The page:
On June 2, 2017 I arrived for the first time in New Haven for a meeting with Professor William Goetzmann. Back then, I was a research fellow at Artnet in New York working on a project about the performance of female artists at auctions as a part of my PhD in Finance at Maastricht University. With a research interest in art markets I was very excited to meet with one of the most renowned scholars in this academic niche. Following a friend’s recommendation, my first stop in New Haven was the Yale Art Gallery. I was very impressed to find such a well curated collection in a town located 2.5 hours away from New York City by Metro North. I was no less amazed when I arrived at the futuristic and lucent SOM building that afternoon. In this first meeting with Professor Goetzmann, we discovered that besides sharing an interest in art we were also both working on the same research idea. I left the city full of enthusiasm and with a large ice cream from Arethusa.
Thanks to the diligent support from ICF’s Leigh Ann Clark, I returned in January 2018 to a more winterly cityscape of New Haven to spend my final graduate student year as a Visiting Assistant Researcher (VAR) at the Yale SOM Finance department. Capitalizing on our common research agenda, one of the first highlights during my time at the SOM was the joint organization of the Yale Symposium on Art and Gender which took place in March. We joined forces with yet another group of scholars (Renée Adams and Roman Kräussl) who were investigating the gender divide in the art market to organize a day that brought together an impressive line-up of academics, art advisors, collectors, entrepreneurs, journalists and fine art students to examine the phenomenon from a multi-stakeholder perspective. Even my advisor and author of the Tefaf report, Rachel Pownall, made it from Europe. While our three studies showed empirical evidence of underrepresentation, a higher bar as well underperformance of female artists at auction, the panel discussions provided insights on what the drivers might be as well as which roles institutions should play. For instance, Andy Augenblick from Emigrant Fine Art explained that there is so far no international market for many grand female artists as some gallerists perceive that collectors from emerging countries are not yet open to female art. The art advisor, Megan Fox Kelly, raised the hopes of the Yale fine arts students in the audience by reassuring that the situation for women kept improving in the primary (gallery) market. In addition, SOM Professor Jonathan Feinstein provided interesting input on the nature and evolution of creativity in the arts. Overall, the event had a very energetic and positive atmosphere leaving everyone in the hope that next year the conversation in the art market would be a different one.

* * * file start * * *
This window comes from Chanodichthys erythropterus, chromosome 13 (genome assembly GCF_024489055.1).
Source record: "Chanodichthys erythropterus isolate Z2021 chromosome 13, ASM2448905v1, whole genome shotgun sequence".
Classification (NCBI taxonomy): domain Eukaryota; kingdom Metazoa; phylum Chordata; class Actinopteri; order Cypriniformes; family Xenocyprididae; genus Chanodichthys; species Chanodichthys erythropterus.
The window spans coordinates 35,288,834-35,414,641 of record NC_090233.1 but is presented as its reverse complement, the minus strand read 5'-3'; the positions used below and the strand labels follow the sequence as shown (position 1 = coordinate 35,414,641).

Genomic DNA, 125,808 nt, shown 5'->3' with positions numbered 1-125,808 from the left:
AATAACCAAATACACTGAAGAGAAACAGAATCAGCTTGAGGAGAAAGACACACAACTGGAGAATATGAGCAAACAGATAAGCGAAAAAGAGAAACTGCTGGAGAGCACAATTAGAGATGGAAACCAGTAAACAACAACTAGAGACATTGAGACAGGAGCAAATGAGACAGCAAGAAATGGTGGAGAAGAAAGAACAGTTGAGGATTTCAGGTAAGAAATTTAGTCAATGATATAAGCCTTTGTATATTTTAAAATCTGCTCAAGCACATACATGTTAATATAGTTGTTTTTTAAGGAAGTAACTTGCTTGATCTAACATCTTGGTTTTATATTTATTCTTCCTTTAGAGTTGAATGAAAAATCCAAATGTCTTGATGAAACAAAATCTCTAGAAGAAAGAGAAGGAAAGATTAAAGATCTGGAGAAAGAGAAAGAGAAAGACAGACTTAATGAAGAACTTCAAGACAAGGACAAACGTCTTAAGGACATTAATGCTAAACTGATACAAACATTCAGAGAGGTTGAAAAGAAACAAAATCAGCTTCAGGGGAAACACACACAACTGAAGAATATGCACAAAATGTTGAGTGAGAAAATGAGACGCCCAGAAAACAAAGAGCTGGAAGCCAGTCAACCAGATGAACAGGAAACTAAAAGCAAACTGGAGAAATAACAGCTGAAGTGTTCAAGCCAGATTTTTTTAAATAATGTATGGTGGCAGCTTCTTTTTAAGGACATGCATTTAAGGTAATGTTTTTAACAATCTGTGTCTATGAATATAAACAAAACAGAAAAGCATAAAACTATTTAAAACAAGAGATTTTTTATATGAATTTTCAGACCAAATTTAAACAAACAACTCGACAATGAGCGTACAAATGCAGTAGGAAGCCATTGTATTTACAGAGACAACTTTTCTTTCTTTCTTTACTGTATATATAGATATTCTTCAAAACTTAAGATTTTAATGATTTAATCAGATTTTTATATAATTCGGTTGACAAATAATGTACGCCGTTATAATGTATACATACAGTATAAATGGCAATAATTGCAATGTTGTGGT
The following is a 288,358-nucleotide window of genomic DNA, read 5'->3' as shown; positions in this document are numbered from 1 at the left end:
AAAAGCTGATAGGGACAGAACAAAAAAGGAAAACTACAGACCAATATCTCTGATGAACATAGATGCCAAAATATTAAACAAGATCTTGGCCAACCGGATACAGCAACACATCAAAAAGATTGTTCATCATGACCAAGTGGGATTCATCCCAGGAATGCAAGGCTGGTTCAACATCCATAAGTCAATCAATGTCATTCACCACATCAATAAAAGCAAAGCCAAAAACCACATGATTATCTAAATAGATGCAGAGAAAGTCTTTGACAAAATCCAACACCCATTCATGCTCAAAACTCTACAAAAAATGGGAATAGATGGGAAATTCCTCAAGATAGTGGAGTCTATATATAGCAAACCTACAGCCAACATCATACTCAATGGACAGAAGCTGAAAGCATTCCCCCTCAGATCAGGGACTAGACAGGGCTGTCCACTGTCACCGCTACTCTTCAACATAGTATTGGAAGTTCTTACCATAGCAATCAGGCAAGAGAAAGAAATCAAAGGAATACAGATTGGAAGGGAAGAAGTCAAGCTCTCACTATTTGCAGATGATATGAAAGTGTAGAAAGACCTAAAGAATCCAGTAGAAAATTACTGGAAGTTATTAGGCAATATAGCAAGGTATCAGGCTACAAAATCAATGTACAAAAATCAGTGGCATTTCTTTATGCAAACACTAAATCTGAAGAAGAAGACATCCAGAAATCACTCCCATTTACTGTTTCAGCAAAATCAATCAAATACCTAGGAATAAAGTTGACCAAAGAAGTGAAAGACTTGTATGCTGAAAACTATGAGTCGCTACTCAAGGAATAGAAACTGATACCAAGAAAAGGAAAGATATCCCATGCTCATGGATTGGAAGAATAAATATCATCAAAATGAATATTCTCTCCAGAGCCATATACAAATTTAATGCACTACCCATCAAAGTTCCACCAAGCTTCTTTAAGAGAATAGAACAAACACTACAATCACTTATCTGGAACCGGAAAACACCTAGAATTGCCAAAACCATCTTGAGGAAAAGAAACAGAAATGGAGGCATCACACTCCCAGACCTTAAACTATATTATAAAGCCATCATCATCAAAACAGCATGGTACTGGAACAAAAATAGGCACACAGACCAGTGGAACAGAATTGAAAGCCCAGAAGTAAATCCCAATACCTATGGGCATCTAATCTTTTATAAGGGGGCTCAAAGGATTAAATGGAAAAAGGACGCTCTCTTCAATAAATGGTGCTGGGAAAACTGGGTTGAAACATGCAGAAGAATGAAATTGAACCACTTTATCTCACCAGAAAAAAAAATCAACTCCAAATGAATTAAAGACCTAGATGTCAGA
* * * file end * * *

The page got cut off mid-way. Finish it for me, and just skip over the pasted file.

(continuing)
I am incredibly grateful to Yale SOM, the ICF and in particular Professor William Goetzmann as well as SOM’s PhD students for welcoming me and giving me the opportunity to participate in their day-to-day life as a PhD student in Finance at Yale. It has been an exceptional year so far. I still have a few months left before I return to Europe but I already know that I will miss the inspiring brainstorming sessions with Yale’s bright scholars of various disciplines, focused research sessions at my favorite window spot, lunches with my fellow PhD students as well the SOM service staff’s charismatic remarks.
About ICF Visiting Assistant Researchers (VAR): ICF Visiting Assistant Researchers are Ph.D. or postdoctoral students from other universities whom spend six to eighteen months visiting Yale School of Management collaborating with faculty, conducting research, attending seminars and presenting papers. Marina Gertsberg is vising Yale SOM for the Spring 2018-Spring 2019 semesters.
About Marina Gertsberg: Marina Gertsberg is a PhD candidate in Finance at Maastricht University and currently a visiting scholar at the Yale School of Management. Her main research interests are related to the art market and the economics of conspicuous consumption goods. In her recent work she investigates the performance of female and male artists at auction with a particular focus on the top of the market where most of the revenues are concentrated. In some of her other work she studies art dealer strategies at auction using network analysis. Marina Gertsberg obtained her BSc and MSc in Finance and Strategy from Maastricht University.